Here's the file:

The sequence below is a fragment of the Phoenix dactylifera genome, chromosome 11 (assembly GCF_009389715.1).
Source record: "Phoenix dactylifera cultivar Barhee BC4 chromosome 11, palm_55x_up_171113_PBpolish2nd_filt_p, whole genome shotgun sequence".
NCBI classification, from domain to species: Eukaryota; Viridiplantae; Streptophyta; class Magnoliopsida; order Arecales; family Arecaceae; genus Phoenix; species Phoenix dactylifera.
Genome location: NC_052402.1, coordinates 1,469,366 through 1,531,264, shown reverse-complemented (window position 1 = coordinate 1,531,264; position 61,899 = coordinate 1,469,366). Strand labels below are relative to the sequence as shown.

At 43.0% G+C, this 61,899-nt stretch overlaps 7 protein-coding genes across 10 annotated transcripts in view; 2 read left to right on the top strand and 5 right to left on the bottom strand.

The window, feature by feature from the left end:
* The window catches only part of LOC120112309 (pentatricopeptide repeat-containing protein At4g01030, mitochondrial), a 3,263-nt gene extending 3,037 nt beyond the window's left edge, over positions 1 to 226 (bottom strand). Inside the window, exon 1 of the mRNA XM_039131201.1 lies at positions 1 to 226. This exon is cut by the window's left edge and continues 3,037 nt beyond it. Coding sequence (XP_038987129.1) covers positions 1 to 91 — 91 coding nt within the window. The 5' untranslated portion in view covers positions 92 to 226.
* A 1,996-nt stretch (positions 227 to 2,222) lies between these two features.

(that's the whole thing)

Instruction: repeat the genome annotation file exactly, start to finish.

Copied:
The sequence below is a fragment of the Phoenix dactylifera genome, chromosome 11 (assembly GCF_009389715.1).
Source record: "Phoenix dactylifera cultivar Barhee BC4 chromosome 11, palm_55x_up_171113_PBpolish2nd_filt_p, whole genome shotgun sequence".
NCBI classification, from domain to species: Eukaryota; Viridiplantae; Streptophyta; class Magnoliopsida; order Arecales; family Arecaceae; genus Phoenix; species Phoenix dactylifera.
Genome location: NC_052402.1, coordinates 1,469,366 through 1,531,264, shown reverse-complemented (window position 1 = coordinate 1,531,264; position 61,899 = coordinate 1,469,366). Strand labels below are relative to the sequence as shown.

At 43.0% G+C, this 61,899-nt stretch overlaps 7 protein-coding genes across 10 annotated transcripts in view; 2 read left to right on the top strand and 5 right to left on the bottom strand.

The window, feature by feature from the left end:
* The window catches only part of LOC120112309 (pentatricopeptide repeat-containing protein At4g01030, mitochondrial), a 3,263-nt gene extending 3,037 nt beyond the window's left edge, over positions 1 to 226 (bottom strand). Inside the window, exon 1 of the mRNA XM_039131201.1 lies at positions 1 to 226. This exon is cut by the window's left edge and continues 3,037 nt beyond it. Coding sequence (XP_038987129.1) covers positions 1 to 91 — 91 coding nt within the window. The 5' untranslated portion in view covers positions 92 to 226.
* A 1,996-nt stretch (positions 227 to 2,222) lies between these two features.